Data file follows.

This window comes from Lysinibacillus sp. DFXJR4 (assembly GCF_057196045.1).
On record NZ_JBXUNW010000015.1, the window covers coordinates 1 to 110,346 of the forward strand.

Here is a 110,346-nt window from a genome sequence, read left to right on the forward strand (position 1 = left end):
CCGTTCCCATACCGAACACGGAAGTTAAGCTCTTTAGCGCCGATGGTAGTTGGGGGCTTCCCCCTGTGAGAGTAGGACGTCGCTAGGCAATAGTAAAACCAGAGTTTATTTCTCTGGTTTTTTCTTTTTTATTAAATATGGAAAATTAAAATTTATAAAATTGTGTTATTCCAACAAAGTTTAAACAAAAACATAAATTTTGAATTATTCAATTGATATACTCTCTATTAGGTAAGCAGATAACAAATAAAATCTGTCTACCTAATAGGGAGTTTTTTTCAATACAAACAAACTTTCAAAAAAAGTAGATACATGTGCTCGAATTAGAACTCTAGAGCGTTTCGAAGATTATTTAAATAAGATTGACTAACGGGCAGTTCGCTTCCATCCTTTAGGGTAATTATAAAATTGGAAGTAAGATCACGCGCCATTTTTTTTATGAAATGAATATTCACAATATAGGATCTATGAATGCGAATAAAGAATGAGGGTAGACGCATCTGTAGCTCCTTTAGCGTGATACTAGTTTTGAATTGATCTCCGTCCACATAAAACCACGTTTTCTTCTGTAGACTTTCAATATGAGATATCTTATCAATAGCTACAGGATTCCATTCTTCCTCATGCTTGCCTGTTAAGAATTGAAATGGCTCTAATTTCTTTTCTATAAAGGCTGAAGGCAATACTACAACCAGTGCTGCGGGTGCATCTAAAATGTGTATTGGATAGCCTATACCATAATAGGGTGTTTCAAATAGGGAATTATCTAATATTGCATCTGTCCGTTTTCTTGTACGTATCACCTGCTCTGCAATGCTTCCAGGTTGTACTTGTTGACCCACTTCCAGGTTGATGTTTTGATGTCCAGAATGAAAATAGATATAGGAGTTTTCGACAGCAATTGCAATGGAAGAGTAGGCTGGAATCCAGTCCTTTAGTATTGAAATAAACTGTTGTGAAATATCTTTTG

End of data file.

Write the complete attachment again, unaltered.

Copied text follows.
This window comes from Lysinibacillus sp. DFXJR4 (assembly GCF_057196045.1).
On record NZ_JBXUNW010000015.1, the window covers coordinates 1 to 110,346 of the forward strand.

Here is a 110,346-nt window from a genome sequence, read left to right on the forward strand (position 1 = left end):
CCGTTCCCATACCGAACACGGAAGTTAAGCTCTTTAGCGCCGATGGTAGTTGGGGGCTTCCCCCTGTGAGAGTAGGACGTCGCTAGGCAATAGTAAAACCAGAGTTTATTTCTCTGGTTTTTTCTTTTTTATTAAATATGGAAAATTAAAATTTATAAAATTGTGTTATTCCAACAAAGTTTAAACAAAAACATAAATTTTGAATTATTCAATTGATATACTCTCTATTAGGTAAGCAGATAACAAATAAAATCTGTCTACCTAATAGGGAGTTTTTTTCAATACAAACAAACTTTCAAAAAAAGTAGATACATGTGCTCGAATTAGAACTCTAGAGCGTTTCGAAGATTATTTAAATAAGATTGACTAACGGGCAGTTCGCTTCCATCCTTTAGGGTAATTATAAAATTGGAAGTAAGATCACGCGCCATTTTTTTTATGAAATGAATATTCACAATATAGGATCTATGAATGCGAATAAAGAATGAGGGTAGACGCATCTGTAGCTCCTTTAGCGTGATACTAGTTTTGAATTGATCTCCGTCCACATAAAACCACGTTTTCTTCTGTAGACTTTCAATATGAGATATCTTATCAATAGCTACAGGATTCCATTCTTCCTCATGCTTGCCTGTTAAGAATTGAAATGGCTCTAATTTCTTTTCTATAAAGGCTGAAGGCAATACTACAACCAGTGCTGCGGGTGCATCTAAAATGTGTATTGGATAGCCTATACCATAATAGGGTGTTTCAAATAGGGAATTATCTAATATTGCATCTGTCCGTTTTCTTGTACGTATCACCTGCTCTGCAATGCTTCCAGGTTGTACTTGTTGACCCACTTCCAGGTTGATGTTTTGATGTCCAGAATGAAAATAGATATAGGAGTTTTCGACAGCAATTGCAATGGAAGAGTAGGCTGGAATCCAGTCCTTTAGTATTGAAATAAACTGTTGTGAAATATCTTTTG